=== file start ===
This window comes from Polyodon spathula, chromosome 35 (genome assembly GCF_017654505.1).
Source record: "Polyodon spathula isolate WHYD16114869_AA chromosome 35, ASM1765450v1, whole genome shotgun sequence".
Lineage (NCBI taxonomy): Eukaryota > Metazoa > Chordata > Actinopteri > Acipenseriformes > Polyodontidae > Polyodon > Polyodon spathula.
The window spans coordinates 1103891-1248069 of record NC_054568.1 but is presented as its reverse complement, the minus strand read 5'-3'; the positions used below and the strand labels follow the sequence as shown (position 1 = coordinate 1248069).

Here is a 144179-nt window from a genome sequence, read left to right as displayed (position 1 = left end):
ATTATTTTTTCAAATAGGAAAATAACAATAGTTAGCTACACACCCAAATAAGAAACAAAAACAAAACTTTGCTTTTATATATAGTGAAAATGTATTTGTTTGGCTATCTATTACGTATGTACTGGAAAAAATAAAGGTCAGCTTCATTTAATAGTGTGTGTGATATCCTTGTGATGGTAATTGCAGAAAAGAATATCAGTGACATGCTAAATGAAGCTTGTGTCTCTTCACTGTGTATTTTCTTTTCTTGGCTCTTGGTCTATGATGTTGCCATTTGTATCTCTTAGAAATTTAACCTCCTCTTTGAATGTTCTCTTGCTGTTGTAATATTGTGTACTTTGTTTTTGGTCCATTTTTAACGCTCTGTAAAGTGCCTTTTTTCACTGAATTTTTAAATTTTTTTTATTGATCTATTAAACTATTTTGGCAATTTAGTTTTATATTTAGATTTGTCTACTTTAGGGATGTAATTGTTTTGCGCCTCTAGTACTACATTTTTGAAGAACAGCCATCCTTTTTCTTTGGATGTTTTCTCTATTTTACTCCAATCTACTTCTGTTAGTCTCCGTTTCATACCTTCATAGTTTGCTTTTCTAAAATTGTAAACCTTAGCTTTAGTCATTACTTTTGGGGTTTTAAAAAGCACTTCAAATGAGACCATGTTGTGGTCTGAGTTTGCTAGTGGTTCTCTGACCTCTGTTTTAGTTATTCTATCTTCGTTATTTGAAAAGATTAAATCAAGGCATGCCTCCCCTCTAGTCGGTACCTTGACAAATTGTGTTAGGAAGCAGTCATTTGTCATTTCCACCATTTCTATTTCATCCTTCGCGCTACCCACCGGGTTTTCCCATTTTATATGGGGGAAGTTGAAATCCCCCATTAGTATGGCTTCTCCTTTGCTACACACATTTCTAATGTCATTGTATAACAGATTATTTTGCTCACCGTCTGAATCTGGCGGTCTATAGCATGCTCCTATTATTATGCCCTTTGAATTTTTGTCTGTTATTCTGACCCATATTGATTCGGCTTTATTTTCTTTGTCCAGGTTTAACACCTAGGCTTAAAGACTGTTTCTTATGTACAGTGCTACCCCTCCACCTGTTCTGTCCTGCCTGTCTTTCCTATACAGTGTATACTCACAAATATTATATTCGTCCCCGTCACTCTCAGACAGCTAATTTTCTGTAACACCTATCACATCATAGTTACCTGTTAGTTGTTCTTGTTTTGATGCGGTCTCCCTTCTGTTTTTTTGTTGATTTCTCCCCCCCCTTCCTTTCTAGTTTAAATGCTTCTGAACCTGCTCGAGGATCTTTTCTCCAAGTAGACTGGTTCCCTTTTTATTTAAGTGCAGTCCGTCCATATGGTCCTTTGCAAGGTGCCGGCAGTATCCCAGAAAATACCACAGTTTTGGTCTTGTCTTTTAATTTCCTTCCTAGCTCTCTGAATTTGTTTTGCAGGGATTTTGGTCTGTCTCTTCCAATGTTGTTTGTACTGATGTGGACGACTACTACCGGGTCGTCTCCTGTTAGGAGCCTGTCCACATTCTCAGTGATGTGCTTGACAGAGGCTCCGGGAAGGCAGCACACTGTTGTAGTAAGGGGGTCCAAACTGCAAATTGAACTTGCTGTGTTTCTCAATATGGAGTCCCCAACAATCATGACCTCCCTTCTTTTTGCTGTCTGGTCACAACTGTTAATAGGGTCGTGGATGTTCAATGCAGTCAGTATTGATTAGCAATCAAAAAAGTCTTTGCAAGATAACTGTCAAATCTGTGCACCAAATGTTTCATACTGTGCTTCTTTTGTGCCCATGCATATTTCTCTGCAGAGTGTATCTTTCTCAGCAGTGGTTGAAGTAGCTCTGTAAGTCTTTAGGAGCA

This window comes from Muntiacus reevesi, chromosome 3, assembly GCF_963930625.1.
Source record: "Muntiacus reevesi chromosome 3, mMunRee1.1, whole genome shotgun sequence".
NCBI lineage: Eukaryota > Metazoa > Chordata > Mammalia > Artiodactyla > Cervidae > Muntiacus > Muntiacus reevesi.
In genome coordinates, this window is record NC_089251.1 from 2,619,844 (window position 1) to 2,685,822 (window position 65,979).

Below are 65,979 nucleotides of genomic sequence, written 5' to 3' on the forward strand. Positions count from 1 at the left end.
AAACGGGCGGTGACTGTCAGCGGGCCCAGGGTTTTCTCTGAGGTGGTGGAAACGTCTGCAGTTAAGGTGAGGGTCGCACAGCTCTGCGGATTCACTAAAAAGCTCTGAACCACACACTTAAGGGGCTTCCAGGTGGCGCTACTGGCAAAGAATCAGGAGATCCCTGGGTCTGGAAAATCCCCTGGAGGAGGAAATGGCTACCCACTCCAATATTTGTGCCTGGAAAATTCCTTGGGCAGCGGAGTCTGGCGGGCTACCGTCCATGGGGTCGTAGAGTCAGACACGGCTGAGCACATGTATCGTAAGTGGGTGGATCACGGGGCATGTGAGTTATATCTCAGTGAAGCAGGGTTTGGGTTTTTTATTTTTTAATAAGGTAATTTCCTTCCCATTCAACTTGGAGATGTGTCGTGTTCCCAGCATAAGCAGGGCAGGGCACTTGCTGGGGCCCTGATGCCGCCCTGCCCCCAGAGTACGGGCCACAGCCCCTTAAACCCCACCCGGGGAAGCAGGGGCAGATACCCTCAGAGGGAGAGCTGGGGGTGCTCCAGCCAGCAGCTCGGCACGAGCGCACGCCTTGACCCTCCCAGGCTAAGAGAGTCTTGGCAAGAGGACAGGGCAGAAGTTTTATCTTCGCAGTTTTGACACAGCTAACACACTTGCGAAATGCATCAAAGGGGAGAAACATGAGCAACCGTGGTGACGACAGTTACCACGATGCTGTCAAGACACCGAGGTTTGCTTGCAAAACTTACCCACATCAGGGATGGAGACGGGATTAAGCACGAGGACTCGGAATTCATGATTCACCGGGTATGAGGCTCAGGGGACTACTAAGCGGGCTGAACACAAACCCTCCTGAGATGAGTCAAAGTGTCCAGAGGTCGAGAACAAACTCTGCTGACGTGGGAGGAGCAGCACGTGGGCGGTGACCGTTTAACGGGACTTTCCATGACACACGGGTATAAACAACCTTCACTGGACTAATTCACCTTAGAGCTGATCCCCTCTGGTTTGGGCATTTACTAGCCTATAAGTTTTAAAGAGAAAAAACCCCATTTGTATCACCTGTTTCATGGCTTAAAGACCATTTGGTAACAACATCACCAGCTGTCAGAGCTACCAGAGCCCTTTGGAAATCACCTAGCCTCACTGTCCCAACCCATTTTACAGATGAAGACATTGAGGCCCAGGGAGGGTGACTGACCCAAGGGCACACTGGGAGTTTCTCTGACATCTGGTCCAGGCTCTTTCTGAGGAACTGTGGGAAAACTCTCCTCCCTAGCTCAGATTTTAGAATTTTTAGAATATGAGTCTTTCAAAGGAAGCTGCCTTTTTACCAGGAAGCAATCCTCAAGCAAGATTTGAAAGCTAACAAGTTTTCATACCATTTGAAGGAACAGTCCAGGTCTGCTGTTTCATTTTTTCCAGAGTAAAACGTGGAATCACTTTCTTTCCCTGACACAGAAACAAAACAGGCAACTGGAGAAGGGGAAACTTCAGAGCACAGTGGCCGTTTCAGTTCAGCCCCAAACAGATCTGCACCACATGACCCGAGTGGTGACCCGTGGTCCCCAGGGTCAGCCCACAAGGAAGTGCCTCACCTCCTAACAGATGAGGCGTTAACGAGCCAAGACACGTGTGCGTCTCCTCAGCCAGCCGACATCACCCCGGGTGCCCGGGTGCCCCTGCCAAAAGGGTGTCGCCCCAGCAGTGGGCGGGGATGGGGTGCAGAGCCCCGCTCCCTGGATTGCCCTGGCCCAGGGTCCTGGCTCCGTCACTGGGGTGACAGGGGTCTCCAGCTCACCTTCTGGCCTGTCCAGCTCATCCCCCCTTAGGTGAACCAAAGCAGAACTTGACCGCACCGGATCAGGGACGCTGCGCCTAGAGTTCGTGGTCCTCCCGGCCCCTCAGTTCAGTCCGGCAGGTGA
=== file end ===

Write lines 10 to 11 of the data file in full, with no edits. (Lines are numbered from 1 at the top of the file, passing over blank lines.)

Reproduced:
In genome coordinates, this window is record NC_089251.1 from 2,619,844 (window position 1) to 2,685,822 (window position 65,979).

Below are 65,979 nucleotides of genomic sequence, written 5' to 3' on the forward strand. Positions count from 1 at the left end.